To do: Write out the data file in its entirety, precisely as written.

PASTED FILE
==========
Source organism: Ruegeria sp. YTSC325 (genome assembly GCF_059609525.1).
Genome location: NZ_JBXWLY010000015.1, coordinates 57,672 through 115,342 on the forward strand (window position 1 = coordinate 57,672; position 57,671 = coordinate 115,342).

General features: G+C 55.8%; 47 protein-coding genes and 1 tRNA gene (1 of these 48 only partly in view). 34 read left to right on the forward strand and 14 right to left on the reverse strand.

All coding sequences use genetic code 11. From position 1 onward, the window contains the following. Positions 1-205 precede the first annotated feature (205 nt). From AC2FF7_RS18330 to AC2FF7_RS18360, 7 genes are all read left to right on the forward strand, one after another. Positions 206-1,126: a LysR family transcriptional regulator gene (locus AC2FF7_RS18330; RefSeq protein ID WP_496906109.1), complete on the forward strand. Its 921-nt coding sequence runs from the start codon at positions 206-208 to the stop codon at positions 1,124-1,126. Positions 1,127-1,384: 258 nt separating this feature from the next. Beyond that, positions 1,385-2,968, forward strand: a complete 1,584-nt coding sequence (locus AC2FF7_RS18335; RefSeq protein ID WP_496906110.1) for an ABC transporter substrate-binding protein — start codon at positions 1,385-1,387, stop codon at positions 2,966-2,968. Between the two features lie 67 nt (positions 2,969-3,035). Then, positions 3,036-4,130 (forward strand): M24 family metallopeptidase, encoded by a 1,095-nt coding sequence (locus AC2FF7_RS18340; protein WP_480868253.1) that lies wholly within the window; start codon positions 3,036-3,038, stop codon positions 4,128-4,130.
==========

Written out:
Source organism: Ruegeria sp. YTSC325 (genome assembly GCF_059609525.1).
Genome location: NZ_JBXWLY010000015.1, coordinates 57,672 through 115,342 on the forward strand (window position 1 = coordinate 57,672; position 57,671 = coordinate 115,342).

General features: G+C 55.8%; 47 protein-coding genes and 1 tRNA gene (1 of these 48 only partly in view). 34 read left to right on the forward strand and 14 right to left on the reverse strand.

All coding sequences use genetic code 11. From position 1 onward, the window contains the following. Positions 1-205 precede the first annotated feature (205 nt). From AC2FF7_RS18330 to AC2FF7_RS18360, 7 genes are all read left to right on the forward strand, one after another. Positions 206-1,126: a LysR family transcriptional regulator gene (locus AC2FF7_RS18330; RefSeq protein ID WP_496906109.1), complete on the forward strand. Its 921-nt coding sequence runs from the start codon at positions 206-208 to the stop codon at positions 1,124-1,126. Positions 1,127-1,384: 258 nt separating this feature from the next. Beyond that, positions 1,385-2,968, forward strand: a complete 1,584-nt coding sequence (locus AC2FF7_RS18335; RefSeq protein ID WP_496906110.1) for an ABC transporter substrate-binding protein — start codon at positions 1,385-1,387, stop codon at positions 2,966-2,968. Between the two features lie 67 nt (positions 2,969-3,035). Then, positions 3,036-4,130 (forward strand): M24 family metallopeptidase, encoded by a 1,095-nt coding sequence (locus AC2FF7_RS18340; protein WP_480868253.1) that lies wholly within the window; start codon positions 3,036-3,038, stop codon positions 4,128-4,130.